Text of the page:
‘Tis the season to be jolly, right? In any and every season? It turns out, maybe not. But don’t worry; it doesn’t make you a stick in the mud.
Studies have shown that during new seasons, your brain may react to the change in a variety of ways – sometimes positive, sometimes not so much. Maybe you have good internal intuition and this is something you’ve always known. Or maybe this is news to your noggin. Either way, you’re about to learn how seasonal fluctuations affect your cognitive outlook on life.
Ah, the flowers are blooming, the leaves are forming and the sun is coming out of cloud hibernation. Spring signifies a rebirth of sorts. Wildlife can sense it and so can our brains. As the days get longer and the weather gets warmer, we inexplicably become more active creatures. Think about it, when was the last time someone participated in winter cleaning?
Just being outside more in the spring is an instant mood boost. Vitamin D levels go up as the sun acts like a UV solar power charger to our mind and mood. Exercise is correlated with warmer, sunnier days as well, and those extra endorphins boost that feel-good mood. Well, that and the fact that beach days are just around the corner and that swimsuit isn’t going to get in shape itself.
They don’t call it “spring fever” for nothing.
If you thought spring was a mood booster, then summer is an attitude atomic bomb. The longest days of the year are typically brimming with sunshine and warm weather. They act as an internal clock telling you to be happy and go outside.
With more external stimulus, the brain is more active in the summer months. As a result, people tend to be more willing during this brighter (literally and figuratively) time of the year. That summer vibe even goes as far as being the most popular months for putting us in “the mood.” It’s true. Men’s testosterone and women’s hormones spike to above-average levels in June, paving way for a lot of spring babies.
However, summer isn’t all sunshine and rainbows. Due to the amount of stimuli during summer, we tend to lose focus over the “lazy” summer months. That doesn’t sound all that bad, but upon deeper research, we’ve uncovered that learning and retention are at their lowest levels during summer.
Furthermore, while the warm weather in early summer may be just the natural prescription the doctor didn’t order, sweltering weather in late summer has quite the opposite effect. A University of Michigan study noted that positive attitudes seem to wilt during those unbearably hot months – I’m looking at you late July and all of August. The mind doesn’t like oppressive heat and it can really fog up that positive mood.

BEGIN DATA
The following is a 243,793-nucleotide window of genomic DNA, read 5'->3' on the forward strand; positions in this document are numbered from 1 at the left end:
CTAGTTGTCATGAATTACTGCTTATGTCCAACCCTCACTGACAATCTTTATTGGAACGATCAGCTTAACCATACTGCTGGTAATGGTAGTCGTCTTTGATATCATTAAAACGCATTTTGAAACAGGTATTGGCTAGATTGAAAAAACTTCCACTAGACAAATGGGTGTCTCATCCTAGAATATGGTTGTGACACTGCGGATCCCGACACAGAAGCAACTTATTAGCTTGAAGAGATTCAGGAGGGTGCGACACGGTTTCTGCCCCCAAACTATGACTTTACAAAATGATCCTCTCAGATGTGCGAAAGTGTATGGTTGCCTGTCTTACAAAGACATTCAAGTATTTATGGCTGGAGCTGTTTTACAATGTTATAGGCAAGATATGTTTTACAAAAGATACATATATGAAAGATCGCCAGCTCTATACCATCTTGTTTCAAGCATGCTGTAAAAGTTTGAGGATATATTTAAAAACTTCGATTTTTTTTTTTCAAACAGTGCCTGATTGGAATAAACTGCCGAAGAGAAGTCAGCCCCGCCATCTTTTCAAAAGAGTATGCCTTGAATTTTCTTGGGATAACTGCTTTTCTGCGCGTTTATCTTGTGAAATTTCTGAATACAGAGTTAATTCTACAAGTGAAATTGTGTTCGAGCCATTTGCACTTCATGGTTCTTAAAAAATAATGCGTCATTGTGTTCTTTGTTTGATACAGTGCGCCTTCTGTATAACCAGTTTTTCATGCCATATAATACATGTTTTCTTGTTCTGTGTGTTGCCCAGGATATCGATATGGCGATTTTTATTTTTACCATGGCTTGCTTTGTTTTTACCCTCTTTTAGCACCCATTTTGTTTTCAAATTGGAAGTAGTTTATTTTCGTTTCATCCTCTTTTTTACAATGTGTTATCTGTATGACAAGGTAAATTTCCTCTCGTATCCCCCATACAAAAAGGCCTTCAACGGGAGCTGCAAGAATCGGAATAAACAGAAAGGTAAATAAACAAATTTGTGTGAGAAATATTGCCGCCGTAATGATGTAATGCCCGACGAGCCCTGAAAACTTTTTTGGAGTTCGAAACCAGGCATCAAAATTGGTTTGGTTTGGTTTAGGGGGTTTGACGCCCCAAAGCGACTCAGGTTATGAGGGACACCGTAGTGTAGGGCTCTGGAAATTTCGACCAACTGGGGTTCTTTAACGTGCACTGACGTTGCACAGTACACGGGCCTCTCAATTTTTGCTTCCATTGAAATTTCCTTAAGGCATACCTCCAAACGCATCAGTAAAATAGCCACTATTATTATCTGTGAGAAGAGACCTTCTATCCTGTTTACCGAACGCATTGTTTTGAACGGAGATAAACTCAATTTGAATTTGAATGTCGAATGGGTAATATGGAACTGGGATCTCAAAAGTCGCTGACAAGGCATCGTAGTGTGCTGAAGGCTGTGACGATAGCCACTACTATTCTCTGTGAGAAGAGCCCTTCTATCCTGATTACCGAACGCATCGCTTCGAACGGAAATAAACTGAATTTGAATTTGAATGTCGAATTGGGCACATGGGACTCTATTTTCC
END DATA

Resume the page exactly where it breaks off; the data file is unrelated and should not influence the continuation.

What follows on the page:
Beautiful days and chillier evenings, that gorgeous autumn color palette – and hypersomnia. Wait, what?
As the opposite of insomnia, hypersomnia is the technical term for oversleeping, which tends to ramp up during the fall months. While catching a few extra zzz’s may not be a bad thing, hypersomnia typically affects the quality and deepness of sleep. So while you may be sleeping longer, it doesn’t mean you’re sleeping better. The culprit? Shorter days and less sunlight. UV light causes a chemical reaction in your brain that works in tandem with your circadian sleep cycle. Bottom line, fall fatigue sets in and cuts into our sleep and social calendar while filling up our eating calendar.
But the fall isn’t all negative to your noggin. The end of scorching summers benefits your brain in several ways. How? Because once the thermostat pushes past 80, our bodies try to cool themselves by drawing energy from our brains – affecting its optimal functionality. That means the fall is friendlier to your memory, temper and ability to problem solve.
Is it a coincidence that seasonal affective disorder makes the acronym SAD? Probably not. But SAD, which is a relatively new condition, is mostly associated with those suffering from the winter blues.
Often deemed as people’s least favorite season, winter does get a depressively bad rap. Which is probably why end of the year holidays are so welcomed. They take our mind off how bitter cold it is, how dark it gets and the fact that nearly all vegetation is dead.
In the winter, our body and mind go through a biological response to changing light levels. Part of that is our circadian clock, which tells us when to feel sleepy and when to wake, as well as hormone release, temperature regulation, metabolism and mood. One study actually shows people produce less serotonin during winter, which helps regulate a positive mood and feelings of wellbeing.
Believe it or not, studies have proven that our mental functionality is sharper in the winter. Our bodies may feel more sluggish from the cold temps, but our thinkers aren’t affected. All this despite the fact that brain activity is slower in the winter. The study goes on to find that in the winter we just act more efficiently. Just think of it as instinct. In the harshest environment, it’s advantageous to our survival if our brain prioritizes and executes even the most basic tasks in an economical fashion.